Housing Justice League also uses this position to provide education and support to tenants and renters while informing policy that can help reverse this inequity in housing.

Alison said in a Housing Justice Webinar hosted by Black Futures Lab that she was “born and raised” in the community of Peoplestown in Atlanta. She’s lived there all of her life, “leading the fight to mitigate the harm” caused by issues around redlining.

While she lives in Peoplestown, her family’s journey began with her grandfather in the old Atlanta community of Buttermilk Bottoms. She said her grandfather worked as a chef in a neighboring community, but Buttermilk Bottoms was where he would come home after those long days at work. She said the family was forced out of his community after the city’s “urban renewal” program came in to “clear away the slums.” They moved to what is now Old Fourth Ward, and after settling there, they were once again forced out of the community with the building of a new highway system.

The family moved then to Summerhill. This was where her parents met and married, her father a city employee and mother a stay-at-home mom who was a community volunteer that spent much of her time caring for Alison and her sister, who was deaf. Her mother and father were forced out of a rental home once again and into the Peoplestown community. It took several years, Alison said, for her family to finally secure homeownership.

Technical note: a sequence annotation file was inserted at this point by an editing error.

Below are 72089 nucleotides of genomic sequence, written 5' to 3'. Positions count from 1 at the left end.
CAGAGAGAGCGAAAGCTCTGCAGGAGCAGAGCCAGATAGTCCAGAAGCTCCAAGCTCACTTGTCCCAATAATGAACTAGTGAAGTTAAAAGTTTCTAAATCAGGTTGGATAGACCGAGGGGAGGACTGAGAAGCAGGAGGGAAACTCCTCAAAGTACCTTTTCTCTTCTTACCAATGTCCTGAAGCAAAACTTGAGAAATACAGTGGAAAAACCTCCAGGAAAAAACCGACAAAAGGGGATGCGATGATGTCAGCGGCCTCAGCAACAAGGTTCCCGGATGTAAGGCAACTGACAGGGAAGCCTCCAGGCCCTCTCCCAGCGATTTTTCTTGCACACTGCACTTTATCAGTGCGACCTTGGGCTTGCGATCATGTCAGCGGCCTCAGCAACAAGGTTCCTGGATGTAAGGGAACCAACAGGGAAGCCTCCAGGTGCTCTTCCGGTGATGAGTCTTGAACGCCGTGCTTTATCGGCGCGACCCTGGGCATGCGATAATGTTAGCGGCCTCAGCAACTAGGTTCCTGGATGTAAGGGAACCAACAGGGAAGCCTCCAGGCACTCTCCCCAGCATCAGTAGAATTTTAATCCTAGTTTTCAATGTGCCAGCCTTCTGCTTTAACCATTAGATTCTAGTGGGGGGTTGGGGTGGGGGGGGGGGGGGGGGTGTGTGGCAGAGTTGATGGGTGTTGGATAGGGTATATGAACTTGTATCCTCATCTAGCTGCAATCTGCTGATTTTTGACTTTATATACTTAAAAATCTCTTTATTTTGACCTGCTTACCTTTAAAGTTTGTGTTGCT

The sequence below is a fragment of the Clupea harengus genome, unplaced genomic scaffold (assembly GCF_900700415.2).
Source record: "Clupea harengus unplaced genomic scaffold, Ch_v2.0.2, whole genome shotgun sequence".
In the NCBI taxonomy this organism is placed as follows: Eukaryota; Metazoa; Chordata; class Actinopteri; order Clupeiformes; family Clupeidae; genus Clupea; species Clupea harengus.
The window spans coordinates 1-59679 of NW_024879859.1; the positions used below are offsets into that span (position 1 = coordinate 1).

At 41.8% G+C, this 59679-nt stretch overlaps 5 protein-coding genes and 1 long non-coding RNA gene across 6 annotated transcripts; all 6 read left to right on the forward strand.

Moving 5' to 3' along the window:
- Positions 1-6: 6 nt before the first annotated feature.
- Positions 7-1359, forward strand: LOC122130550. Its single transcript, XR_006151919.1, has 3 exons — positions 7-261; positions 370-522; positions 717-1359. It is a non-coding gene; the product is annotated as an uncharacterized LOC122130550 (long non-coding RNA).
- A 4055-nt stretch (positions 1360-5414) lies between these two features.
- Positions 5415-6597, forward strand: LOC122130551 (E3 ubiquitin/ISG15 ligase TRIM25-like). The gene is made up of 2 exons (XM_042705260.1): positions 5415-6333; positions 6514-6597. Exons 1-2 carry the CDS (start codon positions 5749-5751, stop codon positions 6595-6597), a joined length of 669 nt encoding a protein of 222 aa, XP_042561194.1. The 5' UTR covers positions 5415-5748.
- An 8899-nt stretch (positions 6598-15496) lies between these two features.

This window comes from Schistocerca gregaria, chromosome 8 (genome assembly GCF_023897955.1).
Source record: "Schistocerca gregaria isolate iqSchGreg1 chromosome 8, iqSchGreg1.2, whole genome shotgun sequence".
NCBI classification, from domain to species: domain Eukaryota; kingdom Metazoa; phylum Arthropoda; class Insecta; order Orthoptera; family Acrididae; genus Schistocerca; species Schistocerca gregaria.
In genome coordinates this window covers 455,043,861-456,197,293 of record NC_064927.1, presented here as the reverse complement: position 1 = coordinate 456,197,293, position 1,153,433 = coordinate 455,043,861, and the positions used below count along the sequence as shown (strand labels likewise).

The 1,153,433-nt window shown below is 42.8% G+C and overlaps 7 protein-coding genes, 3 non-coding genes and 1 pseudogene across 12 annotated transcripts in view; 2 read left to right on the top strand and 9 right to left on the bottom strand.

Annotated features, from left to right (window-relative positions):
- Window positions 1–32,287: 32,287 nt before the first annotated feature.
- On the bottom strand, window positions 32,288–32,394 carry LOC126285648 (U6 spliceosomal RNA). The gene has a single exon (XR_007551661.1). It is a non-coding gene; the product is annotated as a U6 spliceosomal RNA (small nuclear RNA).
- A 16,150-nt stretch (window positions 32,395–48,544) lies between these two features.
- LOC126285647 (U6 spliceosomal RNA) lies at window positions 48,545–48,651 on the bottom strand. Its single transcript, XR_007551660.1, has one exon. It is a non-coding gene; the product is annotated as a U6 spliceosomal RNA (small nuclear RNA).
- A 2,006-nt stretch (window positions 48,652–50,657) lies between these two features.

It wasn’t much, but they “made it a home.”

So, Alison continues to be champion for those in Atlanta with similar stories, displaced by longstanding racist systems. She has become a champion to fight and mitigate the harm and displacement so many renters face.

“I want to make sure people who are living in these communities know exactly how important family is and how grateful we are for our culture…and how many storms we’ve been able to weather in order to remain and sustain in the communities where we are living,” she said in the video.

Address Groundwater Problems

In order to create the thriving community we aspire to—to create a housing system that can thrive—we must address the groundwater problems. We must end systemic racism and invest in solutions that address these root causes.

Homeownership in Atlanta has created this gap that has widened between white families and Black families. Private banking policies and national policies have created obstacles for Black families.

By not addressing these racial gaps, it has cost the United States $16 trillion.

United Way of Greater Atlanta announced the United for Racial Equity and Healing Fund in July 2020 to tackle the systemic issues underlying the correlation between race and zip codes, place and equity. Others were taking on this challenge, too, but it was time to unite and heal together.

This is why United Way has partnered with and reached out to organizations involved in work addressing these housing gaps—organizations like Housing Justice League.

Do you want to become a champion for your community? Join United Way as we work to create a more just, equitable and inclusive Greater Atlanta. Donate today to the United for Racial Equity and Healing Fund.

 

This is sponsored content.